It’s coming on for twilight as the audience goes outside for the group break photo. Tealights glowing in yellow jars outside. Noticing the tiny changes in sunsets makes me realise how close we’re getting to September.
After the break, Jamie’s on, opening with his new partner in crime Robbie, singing Glenlogie – ‘a sad song, with quite a happy tune.’ We’re a little bit south of proper Sunset Song country now, but I recall Chris Guthrie at her wedding party, musing on how so many of Scottish songs are sad – she thinks it fits with the land and sky, a sadness inherent in the very air of Scotland.
Rós is enthusing the audience as usual, encouraging them to take our multicoloured chapbooks for their colleagues and friends. ‘I’ve been challenging myself to sneak them into people’s pockets without them noticing,’ she jokes. ‘I’m just waiting for someone to turn round and shout, Why are you touching my bum?! It’s all for the campaign!’
Our final act is Esperi, all the way from Carnoustie. (I think his mum calls him Chris.) His set-up hints at mysterious things to come, wires and keyboards and a multicoloured kids’ xylophone. ‘You haven’t seen him yet, have you?’ says Alex. ‘Just you wait.’ As he plays, he seems to be making more and more layers of noise, impossible-sounding, from the back where we can only see him holding an acoustic guitar. Sneaking down the front to see what’s going on, it’s amazing. He starts playing a keyboard… Through a tube. With his mouth. Tapping pedals lightly with his feet sets off new sounds. He’s got a variety of toy instruments spread around, he kneels on the floor to reach them, something like a child at play and something like a strange hybrid of man and instrument. Playing with toys and making it beautiful. The joy he’s finding in it is infectious. He spins a yellow sound hose (or, in layman’s terms, whirly tube) round his head, making a whooshing sound that you could probably get on a computer, but why would you want to when you could do that?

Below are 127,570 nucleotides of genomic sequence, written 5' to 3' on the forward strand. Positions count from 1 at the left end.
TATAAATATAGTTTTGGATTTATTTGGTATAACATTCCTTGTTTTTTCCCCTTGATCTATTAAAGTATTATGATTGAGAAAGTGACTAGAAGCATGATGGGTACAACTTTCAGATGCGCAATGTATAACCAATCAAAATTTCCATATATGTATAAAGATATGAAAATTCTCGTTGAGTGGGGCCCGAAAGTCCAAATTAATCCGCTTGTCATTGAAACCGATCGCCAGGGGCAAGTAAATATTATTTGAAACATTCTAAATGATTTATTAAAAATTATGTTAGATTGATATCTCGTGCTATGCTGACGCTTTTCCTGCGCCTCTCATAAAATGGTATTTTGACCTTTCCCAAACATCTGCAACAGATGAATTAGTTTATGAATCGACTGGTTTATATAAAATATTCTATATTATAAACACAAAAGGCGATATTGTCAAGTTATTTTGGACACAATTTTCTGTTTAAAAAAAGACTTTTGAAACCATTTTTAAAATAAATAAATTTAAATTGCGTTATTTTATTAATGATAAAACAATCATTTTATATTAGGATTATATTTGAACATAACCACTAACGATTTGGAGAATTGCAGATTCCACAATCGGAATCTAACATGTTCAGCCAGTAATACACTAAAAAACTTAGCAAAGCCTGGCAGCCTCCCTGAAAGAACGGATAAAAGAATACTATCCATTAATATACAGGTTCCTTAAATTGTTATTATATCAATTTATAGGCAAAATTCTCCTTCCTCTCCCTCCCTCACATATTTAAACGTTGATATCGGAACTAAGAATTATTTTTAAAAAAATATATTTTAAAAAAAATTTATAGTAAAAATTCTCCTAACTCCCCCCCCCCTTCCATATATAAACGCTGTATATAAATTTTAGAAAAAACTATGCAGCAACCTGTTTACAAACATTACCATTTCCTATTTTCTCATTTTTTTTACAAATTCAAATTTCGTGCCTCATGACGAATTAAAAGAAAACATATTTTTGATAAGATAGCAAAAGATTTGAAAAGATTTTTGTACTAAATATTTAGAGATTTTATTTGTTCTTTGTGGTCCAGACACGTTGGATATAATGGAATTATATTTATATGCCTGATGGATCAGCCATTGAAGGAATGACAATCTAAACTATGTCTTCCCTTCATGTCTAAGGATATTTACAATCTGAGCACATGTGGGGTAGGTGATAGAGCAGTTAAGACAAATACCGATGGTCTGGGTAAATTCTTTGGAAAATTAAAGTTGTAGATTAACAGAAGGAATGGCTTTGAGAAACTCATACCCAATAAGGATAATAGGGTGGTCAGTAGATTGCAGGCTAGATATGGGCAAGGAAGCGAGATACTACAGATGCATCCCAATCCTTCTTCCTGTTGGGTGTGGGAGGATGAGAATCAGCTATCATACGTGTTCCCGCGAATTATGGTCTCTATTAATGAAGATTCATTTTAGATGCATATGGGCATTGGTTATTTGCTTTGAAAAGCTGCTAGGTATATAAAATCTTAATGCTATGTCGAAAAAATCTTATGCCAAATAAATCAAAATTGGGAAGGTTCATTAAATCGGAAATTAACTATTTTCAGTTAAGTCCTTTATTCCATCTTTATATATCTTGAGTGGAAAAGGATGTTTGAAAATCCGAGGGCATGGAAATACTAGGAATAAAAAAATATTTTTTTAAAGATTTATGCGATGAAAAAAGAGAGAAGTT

Making sound for the joy of making sound is the key principle for Esperi. His songs seem to have a theme of youth, childhood, birth, renewal – he dedicates Storks to a little sixteen-month-old boy, and another song is from the eyes of his childhood self, in a snowy field by Carnoustie which became the ice planet of Hoth from The Empire Strikes Back. So it’s not all the sadness of the land and sky – the joy of sound and of singing is everywhere too, in the vocable choruses of waulking songs and bothy ballads, the sound and movement and imagination transforming hard work into – well, hard work that isn’t completely miserable and soul destroying. No, there’s definitely happiness in our music too.
It’s dark when the dazed audience filters out of Hospitalfield, and we pack up with the aid of head torches. Sitting in the back of the minibus as we drive back to our campsite at Monifieth, I look out at the streetlights and night-clouds, transported back to what seemed like epic bus journeys between Dundee and Forfar as a child, and the layer of imagination that could cover the landscape from a child’s mind. If we take one thing from Esperi’s set, I’d say it’s that we should keep that layer of imagination, see things in all their possible ways of being. Things can’t get better if we can’t imagine how they could be, and, besides, it’s fun.
That, and we should all get a whirly tube.